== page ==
Pinterest activates users’ inner collector instinct by highlighting blank spaces on new Boards. The gap creates anticipation and urgency around populating the Board.

This incomplete state provides clarity about specifically where a user should take action. Visual emptiness draws the eye while reminding users of the progress to be made.

Ongoing Engagement with Intentional Gaps

Beyond onboarding, gaps help drive habitual usage by satisfying innate human needs for completion.

LinkedIn: Profile Completion Meter

Few patterns are as effective at continuous re-engagement as LinkedIn’s profile completion meter. The unavoidable gap stares users in the face every time they return.

Loss aversion kicks in – failing to make progress on the meter feels like squandering an opportunity. The Zeigarnik effect also continually reminds users of this unsatisfying incompletion.

Tracking multiple metric gaps (skills, endorsements, etc) provides stepping stones of progress. Curiosity around what else needs completing keeps users returning.

YouTube: Video Progress Bar

YouTube taps into our need for completion by prominently displaying video progress. The satisfaction of filling the progress bar keeps viewers watching.

Seeing the gap of time left triggers a desire to eliminate the incomplete viewer experience. This engages users until curtains close at 100%.

YouTube also motivates binge watching by autoplaying the next video. This automatically creates another incomplete experience begging for attention.

Instagram: Feed Gaps

Instagram engines continuous scrolling by introducing enticing gaps between photos and videos in the feed.

Variable post spacing intrigues users and creates anticipation around what creators might share next. Curiosity around what fills the incomplete experience drives tapping and scrolling.

Regular gaps interrupt content at unpredictable intervals. This inconsistent pacing exploits users’ zeal for completion by making gaps part of the normal feed experience.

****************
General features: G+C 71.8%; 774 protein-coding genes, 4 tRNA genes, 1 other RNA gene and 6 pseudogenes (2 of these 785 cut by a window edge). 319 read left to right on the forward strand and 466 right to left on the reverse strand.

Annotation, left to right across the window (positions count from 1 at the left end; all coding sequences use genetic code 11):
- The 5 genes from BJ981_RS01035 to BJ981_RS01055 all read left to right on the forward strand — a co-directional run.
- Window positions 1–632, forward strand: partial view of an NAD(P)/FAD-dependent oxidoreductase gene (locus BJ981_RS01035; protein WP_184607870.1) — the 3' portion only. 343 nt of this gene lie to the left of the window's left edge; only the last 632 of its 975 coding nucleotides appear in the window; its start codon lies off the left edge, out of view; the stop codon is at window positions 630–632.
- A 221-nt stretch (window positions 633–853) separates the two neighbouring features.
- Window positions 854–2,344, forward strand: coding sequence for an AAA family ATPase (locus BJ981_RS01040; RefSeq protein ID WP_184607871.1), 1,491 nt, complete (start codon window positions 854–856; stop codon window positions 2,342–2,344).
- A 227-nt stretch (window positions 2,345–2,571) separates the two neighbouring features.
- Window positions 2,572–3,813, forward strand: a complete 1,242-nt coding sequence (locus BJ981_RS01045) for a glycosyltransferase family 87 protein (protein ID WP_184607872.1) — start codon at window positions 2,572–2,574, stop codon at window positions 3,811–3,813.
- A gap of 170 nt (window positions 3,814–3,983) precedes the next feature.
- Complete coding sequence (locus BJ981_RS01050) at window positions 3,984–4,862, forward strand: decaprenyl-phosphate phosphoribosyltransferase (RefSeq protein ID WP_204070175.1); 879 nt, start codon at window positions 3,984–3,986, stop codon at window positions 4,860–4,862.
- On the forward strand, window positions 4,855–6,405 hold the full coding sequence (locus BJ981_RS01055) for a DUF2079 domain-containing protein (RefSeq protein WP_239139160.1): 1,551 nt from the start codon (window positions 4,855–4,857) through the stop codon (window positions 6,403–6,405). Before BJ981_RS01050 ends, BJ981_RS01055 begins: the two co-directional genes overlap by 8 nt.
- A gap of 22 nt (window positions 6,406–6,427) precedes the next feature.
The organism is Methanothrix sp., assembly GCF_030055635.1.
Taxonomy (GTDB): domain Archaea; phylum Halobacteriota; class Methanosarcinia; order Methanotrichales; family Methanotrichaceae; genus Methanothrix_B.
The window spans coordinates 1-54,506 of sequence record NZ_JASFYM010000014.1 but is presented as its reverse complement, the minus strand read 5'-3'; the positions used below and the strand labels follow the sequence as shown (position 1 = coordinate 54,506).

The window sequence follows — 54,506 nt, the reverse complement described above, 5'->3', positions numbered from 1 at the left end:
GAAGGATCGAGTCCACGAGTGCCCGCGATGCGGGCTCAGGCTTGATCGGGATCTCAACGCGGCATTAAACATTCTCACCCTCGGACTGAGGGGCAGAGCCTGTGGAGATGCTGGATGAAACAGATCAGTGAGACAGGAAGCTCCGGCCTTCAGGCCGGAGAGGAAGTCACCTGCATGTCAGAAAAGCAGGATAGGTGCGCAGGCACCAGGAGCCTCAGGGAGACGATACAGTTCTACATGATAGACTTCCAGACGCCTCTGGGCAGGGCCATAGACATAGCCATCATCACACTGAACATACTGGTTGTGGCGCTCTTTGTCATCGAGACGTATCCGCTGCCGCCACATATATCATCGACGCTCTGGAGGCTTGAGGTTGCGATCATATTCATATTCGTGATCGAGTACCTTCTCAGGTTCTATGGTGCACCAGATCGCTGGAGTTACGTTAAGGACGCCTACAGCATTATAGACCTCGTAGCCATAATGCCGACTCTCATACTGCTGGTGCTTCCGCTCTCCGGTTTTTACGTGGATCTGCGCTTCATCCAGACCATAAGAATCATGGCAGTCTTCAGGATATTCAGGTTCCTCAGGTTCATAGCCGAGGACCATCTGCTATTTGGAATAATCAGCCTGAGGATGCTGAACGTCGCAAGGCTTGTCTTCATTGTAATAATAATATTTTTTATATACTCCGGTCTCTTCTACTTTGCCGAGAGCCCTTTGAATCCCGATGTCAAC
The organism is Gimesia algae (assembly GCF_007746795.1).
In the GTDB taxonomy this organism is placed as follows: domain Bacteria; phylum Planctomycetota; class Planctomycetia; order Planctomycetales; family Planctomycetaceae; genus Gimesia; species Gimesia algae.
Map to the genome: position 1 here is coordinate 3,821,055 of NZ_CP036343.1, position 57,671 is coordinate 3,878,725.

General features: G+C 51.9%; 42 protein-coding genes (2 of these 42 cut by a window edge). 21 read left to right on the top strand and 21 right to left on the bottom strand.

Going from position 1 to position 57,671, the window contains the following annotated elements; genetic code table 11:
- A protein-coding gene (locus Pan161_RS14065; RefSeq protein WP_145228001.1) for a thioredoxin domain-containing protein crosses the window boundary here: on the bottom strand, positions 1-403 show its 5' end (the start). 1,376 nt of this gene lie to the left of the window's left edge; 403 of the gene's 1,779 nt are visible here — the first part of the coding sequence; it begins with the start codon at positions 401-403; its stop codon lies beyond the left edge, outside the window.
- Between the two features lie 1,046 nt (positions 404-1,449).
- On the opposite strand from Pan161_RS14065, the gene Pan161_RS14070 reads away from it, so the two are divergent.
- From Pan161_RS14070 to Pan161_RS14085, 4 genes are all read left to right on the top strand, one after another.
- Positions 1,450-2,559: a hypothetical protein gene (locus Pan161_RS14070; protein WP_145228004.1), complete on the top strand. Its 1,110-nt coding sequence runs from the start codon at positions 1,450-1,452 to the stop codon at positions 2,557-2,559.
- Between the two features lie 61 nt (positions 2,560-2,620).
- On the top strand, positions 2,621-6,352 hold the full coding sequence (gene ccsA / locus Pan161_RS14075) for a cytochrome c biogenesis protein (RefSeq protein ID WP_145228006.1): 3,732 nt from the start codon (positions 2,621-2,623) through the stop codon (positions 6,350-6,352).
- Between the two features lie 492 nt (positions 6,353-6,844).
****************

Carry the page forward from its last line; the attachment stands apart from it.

Quora: Unanswered Questions

Quora habitual usage leans heavily on questions that have yet to receive answers. These information gaps provide pure catnip for those seeking completion.

The unfinished nature of questions piques curiosity and draws users in. Answering questions delivers intellectual satisfaction and a sense of contribution.

Optimizing to consistently surface questions with gaps ensures users always have something incomplete to dive into and help complete. This fulfills our need for progress.

Avoiding Common Intentional Pattern Pitfalls

While intentional gaps often boost engagement, some common pitfalls can backfire and frustrate users.

Overusing Onboarding Gaps

Fatiguing users with too many onboarding gaps causes them to drop off before experiencing value. Avoid overengineering guided tours and complex flows.

Prioritize only 1-3 key onboarding gaps to focus attention. Remove unnecessary vanity gaps that force engagement without clear user benefit.

Creating Deceptive Gaps

Patterns that mislead users undermine trust and damage experiences. Never deceive with false progress bars, impossible goals, or fabricated gaps.

Respect users by truthfully representing realities. Unethically tricking users into action delivers short-term results but ruins long-term relationships.

Interrupting Primary Workflows